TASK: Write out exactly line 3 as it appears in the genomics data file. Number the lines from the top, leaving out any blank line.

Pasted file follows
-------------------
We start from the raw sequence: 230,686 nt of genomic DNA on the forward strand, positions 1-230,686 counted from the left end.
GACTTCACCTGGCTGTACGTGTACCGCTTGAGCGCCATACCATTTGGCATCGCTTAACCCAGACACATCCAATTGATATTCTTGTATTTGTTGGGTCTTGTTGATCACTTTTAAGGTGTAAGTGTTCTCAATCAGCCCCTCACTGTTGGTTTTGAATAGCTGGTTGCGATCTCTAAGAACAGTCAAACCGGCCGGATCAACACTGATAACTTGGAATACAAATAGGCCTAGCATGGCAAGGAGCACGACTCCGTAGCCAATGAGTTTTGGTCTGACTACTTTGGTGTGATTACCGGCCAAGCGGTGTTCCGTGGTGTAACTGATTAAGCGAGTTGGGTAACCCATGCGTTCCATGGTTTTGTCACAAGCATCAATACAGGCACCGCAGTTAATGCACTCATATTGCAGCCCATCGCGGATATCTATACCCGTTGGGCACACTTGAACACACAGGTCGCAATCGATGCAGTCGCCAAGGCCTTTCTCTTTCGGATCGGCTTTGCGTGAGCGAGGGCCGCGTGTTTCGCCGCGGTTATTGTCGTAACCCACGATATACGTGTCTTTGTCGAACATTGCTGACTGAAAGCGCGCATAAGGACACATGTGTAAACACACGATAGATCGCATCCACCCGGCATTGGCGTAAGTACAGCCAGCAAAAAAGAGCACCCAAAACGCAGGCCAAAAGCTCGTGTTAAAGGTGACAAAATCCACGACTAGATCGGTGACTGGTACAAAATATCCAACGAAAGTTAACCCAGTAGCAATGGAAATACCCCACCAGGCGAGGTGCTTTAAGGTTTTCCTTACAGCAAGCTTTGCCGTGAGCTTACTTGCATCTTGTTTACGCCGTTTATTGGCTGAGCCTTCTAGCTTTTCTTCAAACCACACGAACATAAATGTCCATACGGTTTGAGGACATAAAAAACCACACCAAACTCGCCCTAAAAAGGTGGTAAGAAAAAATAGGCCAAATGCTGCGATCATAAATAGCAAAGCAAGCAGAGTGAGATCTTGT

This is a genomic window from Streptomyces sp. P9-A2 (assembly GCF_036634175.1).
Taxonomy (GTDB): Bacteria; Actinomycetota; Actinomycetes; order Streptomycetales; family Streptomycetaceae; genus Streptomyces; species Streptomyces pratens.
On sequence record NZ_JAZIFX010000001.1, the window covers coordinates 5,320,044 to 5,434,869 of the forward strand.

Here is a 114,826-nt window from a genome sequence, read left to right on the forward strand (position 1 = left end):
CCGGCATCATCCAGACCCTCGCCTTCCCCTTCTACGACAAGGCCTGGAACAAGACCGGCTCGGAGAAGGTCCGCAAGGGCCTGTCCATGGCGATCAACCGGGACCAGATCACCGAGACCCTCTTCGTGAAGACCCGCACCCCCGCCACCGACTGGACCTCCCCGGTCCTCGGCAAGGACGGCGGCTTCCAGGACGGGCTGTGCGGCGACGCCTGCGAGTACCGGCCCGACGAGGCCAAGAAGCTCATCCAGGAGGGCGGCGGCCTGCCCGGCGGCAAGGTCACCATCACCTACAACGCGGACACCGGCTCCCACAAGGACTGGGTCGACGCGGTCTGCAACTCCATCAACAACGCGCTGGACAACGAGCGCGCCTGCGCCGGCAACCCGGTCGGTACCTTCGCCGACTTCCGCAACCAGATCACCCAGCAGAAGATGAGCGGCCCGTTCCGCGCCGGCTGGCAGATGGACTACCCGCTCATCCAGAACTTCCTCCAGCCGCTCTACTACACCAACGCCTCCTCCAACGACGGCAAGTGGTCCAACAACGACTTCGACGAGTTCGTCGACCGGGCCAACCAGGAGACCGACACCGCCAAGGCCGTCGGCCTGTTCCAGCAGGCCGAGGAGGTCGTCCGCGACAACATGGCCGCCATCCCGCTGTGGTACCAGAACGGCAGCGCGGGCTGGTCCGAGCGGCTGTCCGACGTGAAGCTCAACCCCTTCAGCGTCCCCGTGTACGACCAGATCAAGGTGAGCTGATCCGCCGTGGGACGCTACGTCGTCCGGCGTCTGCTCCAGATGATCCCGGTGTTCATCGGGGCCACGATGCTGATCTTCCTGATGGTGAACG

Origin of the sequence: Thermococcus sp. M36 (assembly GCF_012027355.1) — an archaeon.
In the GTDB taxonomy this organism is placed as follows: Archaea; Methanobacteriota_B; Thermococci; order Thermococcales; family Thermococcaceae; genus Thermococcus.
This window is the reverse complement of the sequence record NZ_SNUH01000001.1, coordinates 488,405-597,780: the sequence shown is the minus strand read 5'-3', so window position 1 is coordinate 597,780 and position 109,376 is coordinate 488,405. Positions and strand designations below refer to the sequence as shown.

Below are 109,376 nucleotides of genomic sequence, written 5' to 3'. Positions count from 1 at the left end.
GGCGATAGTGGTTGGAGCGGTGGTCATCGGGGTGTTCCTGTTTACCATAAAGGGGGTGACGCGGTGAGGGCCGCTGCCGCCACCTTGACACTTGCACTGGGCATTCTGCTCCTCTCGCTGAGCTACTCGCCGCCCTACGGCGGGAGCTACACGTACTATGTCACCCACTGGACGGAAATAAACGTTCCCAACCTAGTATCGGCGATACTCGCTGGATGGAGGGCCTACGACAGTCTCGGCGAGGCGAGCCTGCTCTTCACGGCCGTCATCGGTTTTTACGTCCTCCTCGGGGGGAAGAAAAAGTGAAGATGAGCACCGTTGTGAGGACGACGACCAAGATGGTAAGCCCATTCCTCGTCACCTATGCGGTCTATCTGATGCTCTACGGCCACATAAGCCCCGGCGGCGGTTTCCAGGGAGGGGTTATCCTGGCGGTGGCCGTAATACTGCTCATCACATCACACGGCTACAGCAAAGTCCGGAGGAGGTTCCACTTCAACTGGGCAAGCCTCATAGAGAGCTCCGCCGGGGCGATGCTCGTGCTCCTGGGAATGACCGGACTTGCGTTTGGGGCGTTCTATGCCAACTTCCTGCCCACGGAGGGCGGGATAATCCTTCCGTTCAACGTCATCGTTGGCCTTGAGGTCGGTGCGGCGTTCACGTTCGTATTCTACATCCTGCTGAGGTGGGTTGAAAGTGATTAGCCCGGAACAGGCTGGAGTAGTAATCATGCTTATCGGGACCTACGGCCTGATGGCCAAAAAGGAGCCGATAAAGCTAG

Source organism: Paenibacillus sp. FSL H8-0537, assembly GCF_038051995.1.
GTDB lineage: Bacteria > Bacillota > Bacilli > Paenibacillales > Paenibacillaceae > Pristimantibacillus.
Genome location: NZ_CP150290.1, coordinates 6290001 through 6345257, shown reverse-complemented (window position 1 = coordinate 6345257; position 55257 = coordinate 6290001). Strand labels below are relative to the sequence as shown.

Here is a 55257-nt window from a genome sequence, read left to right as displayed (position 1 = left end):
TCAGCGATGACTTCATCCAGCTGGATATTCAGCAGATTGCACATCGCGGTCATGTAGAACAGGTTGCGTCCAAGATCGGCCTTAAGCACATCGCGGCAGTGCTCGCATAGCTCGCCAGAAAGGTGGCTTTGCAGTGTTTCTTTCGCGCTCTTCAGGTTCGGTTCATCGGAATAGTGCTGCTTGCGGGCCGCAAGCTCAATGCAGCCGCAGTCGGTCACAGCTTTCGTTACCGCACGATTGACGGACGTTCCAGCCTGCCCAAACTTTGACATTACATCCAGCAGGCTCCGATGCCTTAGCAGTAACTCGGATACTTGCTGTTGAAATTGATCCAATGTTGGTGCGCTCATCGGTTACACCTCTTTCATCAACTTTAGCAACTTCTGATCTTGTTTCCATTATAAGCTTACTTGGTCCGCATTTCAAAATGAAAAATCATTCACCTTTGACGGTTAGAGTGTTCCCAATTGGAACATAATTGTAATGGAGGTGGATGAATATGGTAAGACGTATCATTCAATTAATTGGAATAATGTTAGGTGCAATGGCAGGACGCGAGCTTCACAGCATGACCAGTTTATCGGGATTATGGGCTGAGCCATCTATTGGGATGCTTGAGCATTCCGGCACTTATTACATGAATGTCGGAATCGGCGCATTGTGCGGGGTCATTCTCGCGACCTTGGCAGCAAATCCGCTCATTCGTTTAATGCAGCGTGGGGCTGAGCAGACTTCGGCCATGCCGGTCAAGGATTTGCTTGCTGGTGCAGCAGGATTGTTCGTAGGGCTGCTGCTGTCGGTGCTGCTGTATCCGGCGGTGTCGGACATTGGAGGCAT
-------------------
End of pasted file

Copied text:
This is a genomic window from Streptomyces sp. P9-A2 (assembly GCF_036634175.1).